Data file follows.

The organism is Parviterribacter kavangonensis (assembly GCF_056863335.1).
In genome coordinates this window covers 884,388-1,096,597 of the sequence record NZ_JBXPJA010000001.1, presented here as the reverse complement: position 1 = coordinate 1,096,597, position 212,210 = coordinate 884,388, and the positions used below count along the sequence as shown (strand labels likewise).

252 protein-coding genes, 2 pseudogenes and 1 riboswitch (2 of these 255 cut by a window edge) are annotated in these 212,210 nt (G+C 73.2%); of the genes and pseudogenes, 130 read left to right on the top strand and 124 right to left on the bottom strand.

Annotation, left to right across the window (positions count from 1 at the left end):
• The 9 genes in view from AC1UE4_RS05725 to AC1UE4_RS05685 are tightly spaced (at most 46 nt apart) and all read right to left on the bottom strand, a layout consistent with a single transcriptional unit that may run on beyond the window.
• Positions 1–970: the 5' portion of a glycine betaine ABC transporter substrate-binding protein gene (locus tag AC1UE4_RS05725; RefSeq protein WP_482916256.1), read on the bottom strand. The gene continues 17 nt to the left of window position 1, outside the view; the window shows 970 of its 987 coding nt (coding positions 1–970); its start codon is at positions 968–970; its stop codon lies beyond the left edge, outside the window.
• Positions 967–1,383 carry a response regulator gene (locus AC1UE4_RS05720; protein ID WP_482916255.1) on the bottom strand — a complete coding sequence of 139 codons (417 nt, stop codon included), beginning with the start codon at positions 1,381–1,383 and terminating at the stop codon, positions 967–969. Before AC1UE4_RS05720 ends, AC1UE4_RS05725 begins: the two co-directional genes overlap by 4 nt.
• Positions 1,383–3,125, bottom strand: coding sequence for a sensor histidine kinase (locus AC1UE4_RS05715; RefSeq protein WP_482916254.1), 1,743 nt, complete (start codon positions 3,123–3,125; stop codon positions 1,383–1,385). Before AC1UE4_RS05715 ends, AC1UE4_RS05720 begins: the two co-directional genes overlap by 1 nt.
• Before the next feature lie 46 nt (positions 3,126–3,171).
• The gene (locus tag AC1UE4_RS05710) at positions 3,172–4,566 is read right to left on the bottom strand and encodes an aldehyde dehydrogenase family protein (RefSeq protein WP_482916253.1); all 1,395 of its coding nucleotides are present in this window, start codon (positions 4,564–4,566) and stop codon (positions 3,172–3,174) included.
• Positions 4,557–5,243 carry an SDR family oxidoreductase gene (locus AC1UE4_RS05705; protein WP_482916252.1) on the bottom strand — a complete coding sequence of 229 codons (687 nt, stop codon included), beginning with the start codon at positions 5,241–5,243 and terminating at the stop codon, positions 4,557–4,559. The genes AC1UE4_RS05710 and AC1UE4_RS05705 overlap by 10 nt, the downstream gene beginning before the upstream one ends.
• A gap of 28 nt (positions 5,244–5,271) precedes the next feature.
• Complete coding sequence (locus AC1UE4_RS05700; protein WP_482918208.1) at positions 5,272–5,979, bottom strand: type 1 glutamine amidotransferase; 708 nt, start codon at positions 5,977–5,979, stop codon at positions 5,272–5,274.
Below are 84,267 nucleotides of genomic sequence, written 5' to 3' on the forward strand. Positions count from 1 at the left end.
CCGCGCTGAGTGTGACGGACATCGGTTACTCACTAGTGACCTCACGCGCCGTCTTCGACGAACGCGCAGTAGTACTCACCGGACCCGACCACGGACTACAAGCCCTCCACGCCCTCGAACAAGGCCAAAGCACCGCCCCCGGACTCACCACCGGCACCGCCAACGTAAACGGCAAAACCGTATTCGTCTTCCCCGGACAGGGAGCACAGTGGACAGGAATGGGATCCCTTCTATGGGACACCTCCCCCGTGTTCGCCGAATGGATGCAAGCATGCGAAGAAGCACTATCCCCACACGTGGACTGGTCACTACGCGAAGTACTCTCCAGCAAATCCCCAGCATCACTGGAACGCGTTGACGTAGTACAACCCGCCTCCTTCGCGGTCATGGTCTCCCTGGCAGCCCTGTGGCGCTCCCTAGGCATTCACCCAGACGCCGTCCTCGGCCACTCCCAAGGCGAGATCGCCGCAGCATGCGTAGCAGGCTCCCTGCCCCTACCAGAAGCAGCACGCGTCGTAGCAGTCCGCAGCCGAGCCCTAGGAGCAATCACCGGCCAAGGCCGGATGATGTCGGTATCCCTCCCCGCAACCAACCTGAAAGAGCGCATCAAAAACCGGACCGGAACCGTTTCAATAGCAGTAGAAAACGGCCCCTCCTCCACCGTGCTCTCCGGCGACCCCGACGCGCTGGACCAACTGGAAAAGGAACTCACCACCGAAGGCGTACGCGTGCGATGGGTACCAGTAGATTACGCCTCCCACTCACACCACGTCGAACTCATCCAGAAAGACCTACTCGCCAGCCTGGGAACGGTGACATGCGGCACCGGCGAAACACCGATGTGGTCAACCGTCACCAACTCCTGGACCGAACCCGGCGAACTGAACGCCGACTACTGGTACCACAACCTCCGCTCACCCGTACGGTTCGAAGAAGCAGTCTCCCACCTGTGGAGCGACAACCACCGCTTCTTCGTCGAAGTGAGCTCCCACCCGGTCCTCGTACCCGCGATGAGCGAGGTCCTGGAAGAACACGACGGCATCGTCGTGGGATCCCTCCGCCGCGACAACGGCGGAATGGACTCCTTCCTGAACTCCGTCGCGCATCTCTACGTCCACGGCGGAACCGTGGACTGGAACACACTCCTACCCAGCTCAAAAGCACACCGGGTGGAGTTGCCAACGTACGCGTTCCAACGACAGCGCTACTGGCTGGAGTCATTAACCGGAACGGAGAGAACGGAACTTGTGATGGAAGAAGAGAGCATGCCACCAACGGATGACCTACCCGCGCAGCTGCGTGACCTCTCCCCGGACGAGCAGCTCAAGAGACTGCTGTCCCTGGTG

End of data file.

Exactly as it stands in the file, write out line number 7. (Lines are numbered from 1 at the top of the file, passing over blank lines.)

• Positions 967–1,383 carry a response regulator gene (locus AC1UE4_RS05720; protein ID WP_482916255.1) on the bottom strand — a complete coding sequence of 139 codons (417 nt, stop codon included), beginning with the start codon at positions 1,381–1,383 and terminating at the stop codon, positions 967–969. Before AC1UE4_RS05720 ends, AC1UE4_RS05725 begins: the two co-directional genes overlap by 4 nt.